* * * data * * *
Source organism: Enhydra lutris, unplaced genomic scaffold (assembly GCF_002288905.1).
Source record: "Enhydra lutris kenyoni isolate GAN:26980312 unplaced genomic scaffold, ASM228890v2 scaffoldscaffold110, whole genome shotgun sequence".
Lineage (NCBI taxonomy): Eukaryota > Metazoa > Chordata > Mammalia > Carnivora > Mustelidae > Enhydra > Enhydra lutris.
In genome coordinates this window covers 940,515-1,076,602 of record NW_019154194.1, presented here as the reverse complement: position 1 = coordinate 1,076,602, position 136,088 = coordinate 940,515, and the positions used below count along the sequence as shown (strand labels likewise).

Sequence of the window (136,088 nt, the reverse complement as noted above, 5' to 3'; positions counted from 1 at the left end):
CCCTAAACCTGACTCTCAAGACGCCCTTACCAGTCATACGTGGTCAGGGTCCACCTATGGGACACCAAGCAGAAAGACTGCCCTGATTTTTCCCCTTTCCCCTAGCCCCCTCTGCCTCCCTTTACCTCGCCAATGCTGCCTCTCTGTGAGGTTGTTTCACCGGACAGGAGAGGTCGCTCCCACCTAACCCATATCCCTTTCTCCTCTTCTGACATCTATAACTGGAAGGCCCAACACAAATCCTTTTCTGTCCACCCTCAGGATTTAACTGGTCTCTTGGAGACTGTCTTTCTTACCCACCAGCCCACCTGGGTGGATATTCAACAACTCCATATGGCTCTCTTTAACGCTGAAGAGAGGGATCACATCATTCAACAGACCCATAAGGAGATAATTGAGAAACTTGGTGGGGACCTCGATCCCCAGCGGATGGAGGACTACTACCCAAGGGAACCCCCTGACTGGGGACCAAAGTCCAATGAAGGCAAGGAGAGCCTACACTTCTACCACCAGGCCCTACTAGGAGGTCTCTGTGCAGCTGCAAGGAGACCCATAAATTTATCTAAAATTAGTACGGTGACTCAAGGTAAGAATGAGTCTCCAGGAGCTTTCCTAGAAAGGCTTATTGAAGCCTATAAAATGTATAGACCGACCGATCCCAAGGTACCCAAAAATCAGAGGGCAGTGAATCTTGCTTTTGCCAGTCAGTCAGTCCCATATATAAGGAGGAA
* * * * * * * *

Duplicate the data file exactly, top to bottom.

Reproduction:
Source organism: Enhydra lutris, unplaced genomic scaffold (assembly GCF_002288905.1).
Source record: "Enhydra lutris kenyoni isolate GAN:26980312 unplaced genomic scaffold, ASM228890v2 scaffoldscaffold110, whole genome shotgun sequence".
Lineage (NCBI taxonomy): Eukaryota > Metazoa > Chordata > Mammalia > Carnivora > Mustelidae > Enhydra > Enhydra lutris.
In genome coordinates this window covers 940,515-1,076,602 of record NW_019154194.1, presented here as the reverse complement: position 1 = coordinate 1,076,602, position 136,088 = coordinate 940,515, and the positions used below count along the sequence as shown (strand labels likewise).

Sequence of the window (136,088 nt, the reverse complement as noted above, 5' to 3'; positions counted from 1 at the left end):
CCCTAAACCTGACTCTCAAGACGCCCTTACCAGTCATACGTGGTCAGGGTCCACCTATGGGACACCAAGCAGAAAGACTGCCCTGATTTTTCCCCTTTCCCCTAGCCCCCTCTGCCTCCCTTTACCTCGCCAATGCTGCCTCTCTGTGAGGTTGTTTCACCGGACAGGAGAGGTCGCTCCCACCTAACCCATATCCCTTTCTCCTCTTCTGACATCTATAACTGGAAGGCCCAACACAAATCCTTTTCTGTCCACCCTCAGGATTTAACTGGTCTCTTGGAGACTGTCTTTCTTACCCACCAGCCCACCTGGGTGGATATTCAACAACTCCATATGGCTCTCTTTAACGCTGAAGAGAGGGATCACATCATTCAACAGACCCATAAGGAGATAATTGAGAAACTTGGTGGGGACCTCGATCCCCAGCGGATGGAGGACTACTACCCAAGGGAACCCCCTGACTGGGGACCAAAGTCCAATGAAGGCAAGGAGAGCCTACACTTCTACCACCAGGCCCTACTAGGAGGTCTCTGTGCAGCTGCAAGGAGACCCATAAATTTATCTAAAATTAGTACGGTGACTCAAGGTAAGAATGAGTCTCCAGGAGCTTTCCTAGAAAGGCTTATTGAAGCCTATAAAATGTATAGACCGACCGATCCCAAGGTACCCAAAAATCAGAGGGCAGTGAATCTTGCTTTTGCCAGTCAGTCAGTCCCATATATAAGGAGGAA